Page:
12/20: Charlotte's Web, the Lovely Emily's birthday, and I am still not impressed
12/22: The Good Shepherd, Night at the Museum, We Are Marshall, and--good God, Rocky Balboa? Are they still going through with this?
12/25: Black Christmas (har), Children of Men (FINALLY), and Notes on a Scandal (probably won't be here, though)
12/27 Perfume: The Story of a Murderer (YAY)

And I always try to go to a good movie for my birthday, so... I'm thinking it's not gonna happen this year. Particularly since Eragon will get my money when it pries it from my cold, grinchy fingers.


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i saw that coming a mile away.

I had no idea Perfume was being made into a film! That's one of my favourite books.

I am now both excited and worried. I'd better get to the imbd for some info in this.

Eragon will get my money when it pries it from my cold, grinchy fingers.

Amen to that. I'm so glad I'm not alone. T_T

I'm clueless. Why are we made at Eragon?

Both 8:15 shows of Borat here in downtown Denver were sold out on Friday, and when we got out of the movie around 10, there was a huge line for the 10:55 show. It was pretty cool to see.

'The planets aligned, the moons aligned, the stars aligned, and everything came together perfectly for us on this weekend.' Borat played in only 837 theaters, fewer than one-fourth the count for The Santa Clause 3 and Flushed Away. Averaging a whopping $31,511 a theater, Borat easily outdistanced The Santa Clause 3, which averaged $5,784 in 3,458 cinemas and Flushed Away, which averaged $5,152 in 3,707 theaters."
Wait a sec. Yeah, I was surprised it was number 1 too, but it was honestly only in 837 theatres?! Jesus Christ. Wow.

I haven't seen it yet, but this lady clearly wasn't in on the joke.

She strikes me, though, as one of those women to whom nothing is funny.

Particularly since Eragon will get my money when it pries it from my cold, grinchy fingers.

Alas, although I share your sentiment, the movie will be getting a teeny bit of my money, since the 13-year-old is simply ga-ga to see it.

Dang.

I spent the balance of the naked fight scene admiring the bottom of my popcorn bag...

My stupid theater BETTER be getting Borat this week. We get the stupidest stuff, but if Borat is making much moolah, we'll probably get it.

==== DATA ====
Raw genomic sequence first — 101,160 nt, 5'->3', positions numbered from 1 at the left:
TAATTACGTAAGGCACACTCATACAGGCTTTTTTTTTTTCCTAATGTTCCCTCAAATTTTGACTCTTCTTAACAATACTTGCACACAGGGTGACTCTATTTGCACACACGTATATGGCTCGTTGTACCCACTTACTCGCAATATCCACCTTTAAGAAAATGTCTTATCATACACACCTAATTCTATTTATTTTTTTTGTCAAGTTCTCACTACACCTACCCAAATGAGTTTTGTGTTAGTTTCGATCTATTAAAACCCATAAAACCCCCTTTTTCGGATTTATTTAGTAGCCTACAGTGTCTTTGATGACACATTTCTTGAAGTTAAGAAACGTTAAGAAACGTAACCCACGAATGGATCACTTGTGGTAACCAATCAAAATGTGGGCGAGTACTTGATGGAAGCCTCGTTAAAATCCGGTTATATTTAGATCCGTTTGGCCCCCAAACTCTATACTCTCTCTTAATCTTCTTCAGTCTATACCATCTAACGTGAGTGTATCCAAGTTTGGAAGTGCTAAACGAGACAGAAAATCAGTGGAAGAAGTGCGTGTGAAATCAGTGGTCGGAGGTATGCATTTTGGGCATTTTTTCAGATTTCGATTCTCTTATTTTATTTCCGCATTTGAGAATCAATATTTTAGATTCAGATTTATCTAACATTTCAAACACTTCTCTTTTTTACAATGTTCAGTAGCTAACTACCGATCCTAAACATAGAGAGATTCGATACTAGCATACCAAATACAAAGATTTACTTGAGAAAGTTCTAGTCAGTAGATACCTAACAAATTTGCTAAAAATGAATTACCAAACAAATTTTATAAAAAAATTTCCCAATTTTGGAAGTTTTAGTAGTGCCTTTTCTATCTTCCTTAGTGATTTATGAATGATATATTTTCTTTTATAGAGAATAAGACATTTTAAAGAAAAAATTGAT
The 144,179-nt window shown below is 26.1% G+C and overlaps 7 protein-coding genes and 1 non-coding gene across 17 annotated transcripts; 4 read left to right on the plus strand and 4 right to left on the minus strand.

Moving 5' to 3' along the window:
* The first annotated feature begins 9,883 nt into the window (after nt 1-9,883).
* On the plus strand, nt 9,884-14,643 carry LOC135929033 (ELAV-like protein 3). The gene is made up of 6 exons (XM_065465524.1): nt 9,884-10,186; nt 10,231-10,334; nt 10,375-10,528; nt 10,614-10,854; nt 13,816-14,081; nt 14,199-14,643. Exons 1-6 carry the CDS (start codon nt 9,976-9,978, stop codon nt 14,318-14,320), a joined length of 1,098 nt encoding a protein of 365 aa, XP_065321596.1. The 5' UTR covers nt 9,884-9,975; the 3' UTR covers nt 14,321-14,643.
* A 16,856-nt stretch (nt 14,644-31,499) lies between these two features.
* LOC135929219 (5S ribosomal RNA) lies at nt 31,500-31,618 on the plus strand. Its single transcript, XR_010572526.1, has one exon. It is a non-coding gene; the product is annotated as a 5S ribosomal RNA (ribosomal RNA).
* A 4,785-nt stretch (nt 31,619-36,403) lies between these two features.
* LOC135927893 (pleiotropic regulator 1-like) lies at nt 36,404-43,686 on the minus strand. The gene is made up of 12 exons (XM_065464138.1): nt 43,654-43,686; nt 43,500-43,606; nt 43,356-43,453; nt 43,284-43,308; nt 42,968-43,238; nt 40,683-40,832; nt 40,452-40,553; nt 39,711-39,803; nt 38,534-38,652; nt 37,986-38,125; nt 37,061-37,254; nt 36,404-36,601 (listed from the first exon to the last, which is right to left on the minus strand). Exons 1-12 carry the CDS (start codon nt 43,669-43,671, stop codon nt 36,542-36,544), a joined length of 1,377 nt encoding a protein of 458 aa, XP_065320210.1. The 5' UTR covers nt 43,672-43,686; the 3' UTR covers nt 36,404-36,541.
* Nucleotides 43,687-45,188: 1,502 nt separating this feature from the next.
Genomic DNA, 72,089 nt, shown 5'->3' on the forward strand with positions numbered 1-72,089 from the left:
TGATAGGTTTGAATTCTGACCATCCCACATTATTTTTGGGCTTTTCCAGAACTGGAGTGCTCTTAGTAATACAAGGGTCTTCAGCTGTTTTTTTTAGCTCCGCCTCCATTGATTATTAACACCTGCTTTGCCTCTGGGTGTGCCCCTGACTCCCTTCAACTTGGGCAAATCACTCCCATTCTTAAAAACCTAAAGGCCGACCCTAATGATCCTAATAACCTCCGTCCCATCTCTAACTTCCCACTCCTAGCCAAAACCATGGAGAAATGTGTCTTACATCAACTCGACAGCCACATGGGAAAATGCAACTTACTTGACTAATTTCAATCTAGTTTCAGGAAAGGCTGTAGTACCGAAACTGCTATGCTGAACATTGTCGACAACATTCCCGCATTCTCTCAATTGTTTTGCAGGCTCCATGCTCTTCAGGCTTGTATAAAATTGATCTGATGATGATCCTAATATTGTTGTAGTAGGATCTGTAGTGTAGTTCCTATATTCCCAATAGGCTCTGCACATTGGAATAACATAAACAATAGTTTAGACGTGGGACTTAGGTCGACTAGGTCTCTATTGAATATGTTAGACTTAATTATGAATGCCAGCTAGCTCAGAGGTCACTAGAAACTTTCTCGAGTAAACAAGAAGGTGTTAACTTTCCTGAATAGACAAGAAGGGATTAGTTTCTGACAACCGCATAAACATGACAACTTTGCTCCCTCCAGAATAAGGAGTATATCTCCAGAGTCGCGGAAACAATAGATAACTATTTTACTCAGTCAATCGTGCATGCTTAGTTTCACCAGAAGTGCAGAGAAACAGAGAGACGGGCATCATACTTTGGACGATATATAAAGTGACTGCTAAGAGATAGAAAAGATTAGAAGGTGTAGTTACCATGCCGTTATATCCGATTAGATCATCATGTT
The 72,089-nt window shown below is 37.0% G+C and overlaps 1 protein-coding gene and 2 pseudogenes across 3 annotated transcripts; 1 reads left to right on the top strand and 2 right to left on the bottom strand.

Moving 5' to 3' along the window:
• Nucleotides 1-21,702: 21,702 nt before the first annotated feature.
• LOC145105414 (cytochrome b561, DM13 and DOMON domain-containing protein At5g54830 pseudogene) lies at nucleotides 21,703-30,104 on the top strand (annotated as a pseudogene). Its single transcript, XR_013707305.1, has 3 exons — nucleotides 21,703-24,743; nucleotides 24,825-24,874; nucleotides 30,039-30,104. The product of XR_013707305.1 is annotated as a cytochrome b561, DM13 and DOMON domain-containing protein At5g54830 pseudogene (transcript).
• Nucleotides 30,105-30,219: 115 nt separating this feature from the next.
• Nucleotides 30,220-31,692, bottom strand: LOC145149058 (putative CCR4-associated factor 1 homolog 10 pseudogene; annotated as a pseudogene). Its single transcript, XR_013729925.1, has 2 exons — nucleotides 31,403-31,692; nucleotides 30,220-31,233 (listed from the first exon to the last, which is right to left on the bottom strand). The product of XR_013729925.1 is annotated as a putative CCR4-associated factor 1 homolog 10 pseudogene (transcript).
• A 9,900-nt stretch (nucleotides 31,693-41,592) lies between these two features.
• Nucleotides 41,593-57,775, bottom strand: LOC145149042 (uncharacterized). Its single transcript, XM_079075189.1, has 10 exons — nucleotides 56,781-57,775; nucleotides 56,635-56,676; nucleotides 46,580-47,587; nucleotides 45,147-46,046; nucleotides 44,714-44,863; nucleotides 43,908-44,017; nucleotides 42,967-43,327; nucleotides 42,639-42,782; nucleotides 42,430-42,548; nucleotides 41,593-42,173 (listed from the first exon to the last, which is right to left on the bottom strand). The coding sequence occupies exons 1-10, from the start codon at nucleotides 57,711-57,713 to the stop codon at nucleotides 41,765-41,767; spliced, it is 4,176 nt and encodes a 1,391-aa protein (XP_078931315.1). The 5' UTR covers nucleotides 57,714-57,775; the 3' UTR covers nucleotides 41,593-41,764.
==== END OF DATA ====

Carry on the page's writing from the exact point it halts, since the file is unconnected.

Also? December 1 - The Nativity Story, starring my man Siddig as the archangel Gabriel. Sure, it's only 3 scenes and a voiceover, but it's Siddig! :D

1. I fully anticipated Borat being a success. I don't think I've read one bad review, although I guessed (and was, sadly, largely correct) that people would say screw reviews and go see it because they thought it would be funny. It was, but not in the way people seemed to think it would be. Hello? Did you NOT get the joke in advance? Heard upon exiting the theater: "Dude, I laughed harder at Old School." Oh, America. The joke really is on you.
2. At least some people were in on it. Sasha Baron Cohen did not take a middle-aged black prostitute to Romania and marry her. And the thing with Pamela Anderson? Mm.
3. Maybe this is crass of me, but I managed to watch the entire wrestling scene with my eyes open, laughing like mad. I can only think how hard I would explode if I had been sitting in some boring seminar and two naked men waving a rubber fist had come tumbling in. It would make my YEAR. I actually thought it was harder to watch him breaking all those antiques...
4. I'm a little ashamed of the U.S. right now, but somehow still really proud to be from New York.

But I'm one of those people who experiences something very near to physical pain when I have to watch people embarrass themselves, so... yeah.

Yeah, that's me too. Like, to the nth power, actually. I'm going to ask you straight out: now that you've seen it, if you could pull a Doc Brown and warn yourself not to see it, would you?

No, I'm glad I saw it. I'm just not sure I would ever need to see it again.

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But I'm one of those people who experiences something very near to physical pain when I have to watch people embarrass themselves, so... yeah.

YES. I thought I was the only one. This is why so much of what most people find funny does less than nothing for me, because it involves major embarrassment. (See: Any given sitcom.) I usually have to get up and leave the room, because otherwise I suspect I'll cringe into a ball so tight that I'll simply vanish into my own event horizon, or some-such.

I'm adding on to the list of "I thought I was the only one" people. There are so many movies and tv shows I simply refuse to see, because I'd rather go without that possible few funny moments than sit there all but crying with sympathetic embarrassment.

But I'm one of those people who experiences something very near to physical pain when I have to watch people embarrass themselves, so... yeah.

Thank God, I thought it was only me.

Still cannot wait for The Fountain.

Even if the movie sucked, we'll always have a gorgeous, awesome trailer.

I got into an early screening. It was pretty good. Some of the effects at the end are laughable, and it's a lot more sentimental than Aronofsky's other movies. But it's pretty good, very pretty, and the director was there to answer questions after the show. He was entertaining.

I remember not being able to watch Mulan when I was younger, because I felt so embarrassed for her when all the men made fun of her in the army. SOB, MY LIFE. Regardless, I think I'll see Borat, if solely upon the basis that I was really amused by the antique shop clip.

And you are excited for Happy Feet. Don't lie.

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Children of Men isn't out in the States yet?

That was my first thought too. Australia is usually pretty far behind the curve, although if it had to be ahead on something, I am glad it was this!